The Higgins was a bit better but not much. It had two much larger spade rudders, one behind each of the outboard props. I've been on a restored Higgins boat powered with the original Packard engines (the only one in the world today). We were out on the Willamette River and the thing was an absolute bitch to maneuver back into its slip. People on the dock pushing with poles was more effective that the engines, props, and rudders were.

And the guy driving was an ex-PT skipper from WWII with a bazillion hours driving a Higgins boat. He told me afterwards that they were all this way. You just got them up to the dock or the raft as best you could. The good news was there were always lots of people around to lend a hand.

A favored technique in the combat theatres, particularly if it was windy, was to bring the boat in fast almost up to the dock or raft, then pull the engines to idle, the motor mac in the engine room would shift all three to reverse, and then the skipper would give a huge blast of power to stop the boat next to the dock or raft. The theory was the boat would always be moving fast enough to give the rudders some authority. Most of the time it worked great. A few times it didn't.
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Old 01-12-2013, 06:42 PM   #4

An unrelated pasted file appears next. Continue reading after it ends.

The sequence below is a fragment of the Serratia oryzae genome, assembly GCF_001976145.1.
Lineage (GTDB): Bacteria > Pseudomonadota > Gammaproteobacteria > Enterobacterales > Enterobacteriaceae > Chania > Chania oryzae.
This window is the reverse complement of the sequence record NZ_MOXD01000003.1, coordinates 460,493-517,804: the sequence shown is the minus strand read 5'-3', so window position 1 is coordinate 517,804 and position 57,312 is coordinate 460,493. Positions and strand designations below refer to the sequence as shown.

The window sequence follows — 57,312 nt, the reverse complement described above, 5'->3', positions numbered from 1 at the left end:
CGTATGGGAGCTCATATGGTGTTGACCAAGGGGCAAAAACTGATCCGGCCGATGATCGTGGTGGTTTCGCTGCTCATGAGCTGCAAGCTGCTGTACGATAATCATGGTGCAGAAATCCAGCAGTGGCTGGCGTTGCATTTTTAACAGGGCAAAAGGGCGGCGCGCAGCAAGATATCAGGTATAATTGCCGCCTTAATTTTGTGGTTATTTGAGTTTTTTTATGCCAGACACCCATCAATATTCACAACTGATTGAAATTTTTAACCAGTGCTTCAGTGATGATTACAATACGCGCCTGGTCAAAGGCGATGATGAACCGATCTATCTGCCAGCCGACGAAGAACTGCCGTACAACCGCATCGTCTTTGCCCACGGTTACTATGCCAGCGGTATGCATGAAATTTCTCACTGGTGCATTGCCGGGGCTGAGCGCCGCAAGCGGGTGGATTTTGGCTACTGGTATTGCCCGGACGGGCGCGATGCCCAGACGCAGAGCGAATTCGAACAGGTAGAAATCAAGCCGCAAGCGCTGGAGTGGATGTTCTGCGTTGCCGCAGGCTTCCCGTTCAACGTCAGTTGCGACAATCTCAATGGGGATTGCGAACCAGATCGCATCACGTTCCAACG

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Interesting concept... but the additional 11 redundant cylinders is a bit much?
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Old 01-12-2013, 07:00 PM   #5
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Whadua think'in SS? A one cylinder 1200hp engine?
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Old 01-12-2013, 08:41 PM   #6
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Eric--- A follow-on correction to my answer to your earlier question. I was looking up more detail in my Packard 4M-2500 operator's manual to use in my work today and found this: (the bold emphasis is mine).

--------------------------

b. Basically the engine consists of two banks of six individual closed-end type steel cylinders, with welded-on water jackets, mounted at an inclined angle of 60 degrees on a cast aluminum crankcase. The crankshaft is forged alloy steel, counterweighted, and carried in eight shimless, removable type, shell bearings. A harmonic vibration damper is fitted to the supercharged end of the crankshaft.

c. Fork and blade connecting rods and forged aluminum pistons are used. The two exhaust and two intake valves per cylinder are actuated by a single camshaft on each cylinder bank through end-fulcrum-type rocker levers. A gear driven vane type fuel pump supplies gasoline to the downdraft, floatless, aviation-type carburetor located on the inlet side of the gear-driven centrifugal supercharger.

-------------------

So my statement that the entire engine was made of iron/steel is incorrect.
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Old 01-13-2013, 11:02 AM   #7
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Beautiful engine... just being facetious about the 11 redundant cylinders.